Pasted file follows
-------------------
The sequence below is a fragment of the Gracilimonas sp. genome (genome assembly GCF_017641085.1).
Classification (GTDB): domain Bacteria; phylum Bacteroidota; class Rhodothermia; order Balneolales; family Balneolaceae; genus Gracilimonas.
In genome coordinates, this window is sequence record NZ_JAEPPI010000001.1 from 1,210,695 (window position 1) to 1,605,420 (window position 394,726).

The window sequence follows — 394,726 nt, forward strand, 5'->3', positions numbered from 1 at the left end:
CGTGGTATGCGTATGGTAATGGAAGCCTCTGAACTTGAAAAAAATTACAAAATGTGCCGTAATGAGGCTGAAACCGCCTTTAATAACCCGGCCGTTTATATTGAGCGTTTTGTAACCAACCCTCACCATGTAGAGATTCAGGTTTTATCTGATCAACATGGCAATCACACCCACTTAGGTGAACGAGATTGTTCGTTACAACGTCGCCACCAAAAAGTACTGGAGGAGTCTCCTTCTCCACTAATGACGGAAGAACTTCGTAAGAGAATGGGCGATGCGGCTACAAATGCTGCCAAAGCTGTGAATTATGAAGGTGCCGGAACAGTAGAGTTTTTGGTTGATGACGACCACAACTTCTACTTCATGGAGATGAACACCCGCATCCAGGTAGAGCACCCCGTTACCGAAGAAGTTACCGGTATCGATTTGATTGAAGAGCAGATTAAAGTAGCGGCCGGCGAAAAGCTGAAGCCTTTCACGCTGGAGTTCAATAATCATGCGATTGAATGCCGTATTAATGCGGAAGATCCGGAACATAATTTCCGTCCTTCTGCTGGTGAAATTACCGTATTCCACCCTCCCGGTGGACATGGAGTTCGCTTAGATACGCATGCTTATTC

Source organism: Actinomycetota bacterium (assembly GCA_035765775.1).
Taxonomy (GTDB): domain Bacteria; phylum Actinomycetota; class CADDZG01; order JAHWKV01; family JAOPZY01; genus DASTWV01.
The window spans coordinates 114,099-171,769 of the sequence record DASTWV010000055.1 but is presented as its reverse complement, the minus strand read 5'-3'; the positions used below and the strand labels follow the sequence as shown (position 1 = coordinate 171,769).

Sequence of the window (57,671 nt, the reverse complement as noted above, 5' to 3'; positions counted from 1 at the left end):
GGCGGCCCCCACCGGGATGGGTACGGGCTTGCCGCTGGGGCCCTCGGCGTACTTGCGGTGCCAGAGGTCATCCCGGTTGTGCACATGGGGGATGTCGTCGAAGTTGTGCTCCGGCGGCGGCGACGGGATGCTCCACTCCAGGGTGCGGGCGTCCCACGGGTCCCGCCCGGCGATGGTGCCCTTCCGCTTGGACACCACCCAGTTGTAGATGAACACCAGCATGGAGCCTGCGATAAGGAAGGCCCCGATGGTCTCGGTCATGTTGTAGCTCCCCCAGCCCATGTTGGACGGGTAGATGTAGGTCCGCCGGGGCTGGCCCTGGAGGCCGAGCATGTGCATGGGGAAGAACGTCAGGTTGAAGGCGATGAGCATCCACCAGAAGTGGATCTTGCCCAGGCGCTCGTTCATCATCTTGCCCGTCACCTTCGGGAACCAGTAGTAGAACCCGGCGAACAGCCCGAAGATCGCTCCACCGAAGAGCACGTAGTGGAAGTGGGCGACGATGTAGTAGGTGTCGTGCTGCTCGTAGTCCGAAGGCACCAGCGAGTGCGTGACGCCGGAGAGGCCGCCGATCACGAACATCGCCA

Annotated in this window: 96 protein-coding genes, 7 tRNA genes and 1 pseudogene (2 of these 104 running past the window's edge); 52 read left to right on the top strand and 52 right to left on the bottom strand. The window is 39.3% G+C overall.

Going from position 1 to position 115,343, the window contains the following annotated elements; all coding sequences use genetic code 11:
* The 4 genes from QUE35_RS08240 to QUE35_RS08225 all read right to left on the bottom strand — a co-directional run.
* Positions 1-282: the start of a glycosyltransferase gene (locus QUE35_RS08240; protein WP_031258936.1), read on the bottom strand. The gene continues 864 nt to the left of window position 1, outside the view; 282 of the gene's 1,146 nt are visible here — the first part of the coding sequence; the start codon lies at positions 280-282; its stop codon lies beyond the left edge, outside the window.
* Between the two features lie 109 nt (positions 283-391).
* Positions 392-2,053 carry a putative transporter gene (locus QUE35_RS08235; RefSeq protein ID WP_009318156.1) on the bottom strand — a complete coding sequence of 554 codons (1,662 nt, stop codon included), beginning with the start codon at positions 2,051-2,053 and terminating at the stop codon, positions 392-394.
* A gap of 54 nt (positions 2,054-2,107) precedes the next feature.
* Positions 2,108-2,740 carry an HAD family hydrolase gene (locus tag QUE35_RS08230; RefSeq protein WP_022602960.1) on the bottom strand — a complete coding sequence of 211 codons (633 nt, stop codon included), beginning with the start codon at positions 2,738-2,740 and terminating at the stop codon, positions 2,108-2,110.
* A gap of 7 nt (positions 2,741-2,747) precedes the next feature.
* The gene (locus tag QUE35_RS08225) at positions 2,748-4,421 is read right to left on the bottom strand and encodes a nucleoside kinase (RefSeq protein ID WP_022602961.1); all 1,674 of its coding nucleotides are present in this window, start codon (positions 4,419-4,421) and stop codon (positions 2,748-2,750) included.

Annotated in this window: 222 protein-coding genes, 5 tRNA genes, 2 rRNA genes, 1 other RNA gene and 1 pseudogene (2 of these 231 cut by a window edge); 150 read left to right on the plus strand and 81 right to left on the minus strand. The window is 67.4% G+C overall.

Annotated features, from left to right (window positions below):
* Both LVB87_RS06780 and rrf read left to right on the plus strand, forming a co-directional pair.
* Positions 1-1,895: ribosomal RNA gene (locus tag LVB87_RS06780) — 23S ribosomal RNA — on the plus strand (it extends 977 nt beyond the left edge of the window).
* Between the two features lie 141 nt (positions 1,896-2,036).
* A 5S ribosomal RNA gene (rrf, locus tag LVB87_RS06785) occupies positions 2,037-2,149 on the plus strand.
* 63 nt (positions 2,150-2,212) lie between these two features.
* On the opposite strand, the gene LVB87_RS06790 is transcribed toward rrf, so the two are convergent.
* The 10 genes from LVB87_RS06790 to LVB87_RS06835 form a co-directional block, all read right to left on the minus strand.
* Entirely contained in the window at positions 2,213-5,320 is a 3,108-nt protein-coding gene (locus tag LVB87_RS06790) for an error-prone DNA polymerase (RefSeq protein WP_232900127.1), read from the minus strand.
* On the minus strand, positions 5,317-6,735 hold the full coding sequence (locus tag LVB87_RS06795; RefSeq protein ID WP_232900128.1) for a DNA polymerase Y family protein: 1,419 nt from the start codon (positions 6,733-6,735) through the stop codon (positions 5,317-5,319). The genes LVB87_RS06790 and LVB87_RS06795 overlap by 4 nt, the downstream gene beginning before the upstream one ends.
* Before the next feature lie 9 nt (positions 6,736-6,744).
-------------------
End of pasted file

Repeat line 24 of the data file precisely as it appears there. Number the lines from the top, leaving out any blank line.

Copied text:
* Positions 1-1,895: ribosomal RNA gene (locus tag LVB87_RS06780) — 23S ribosomal RNA — on the plus strand (it extends 977 nt beyond the left edge of the window).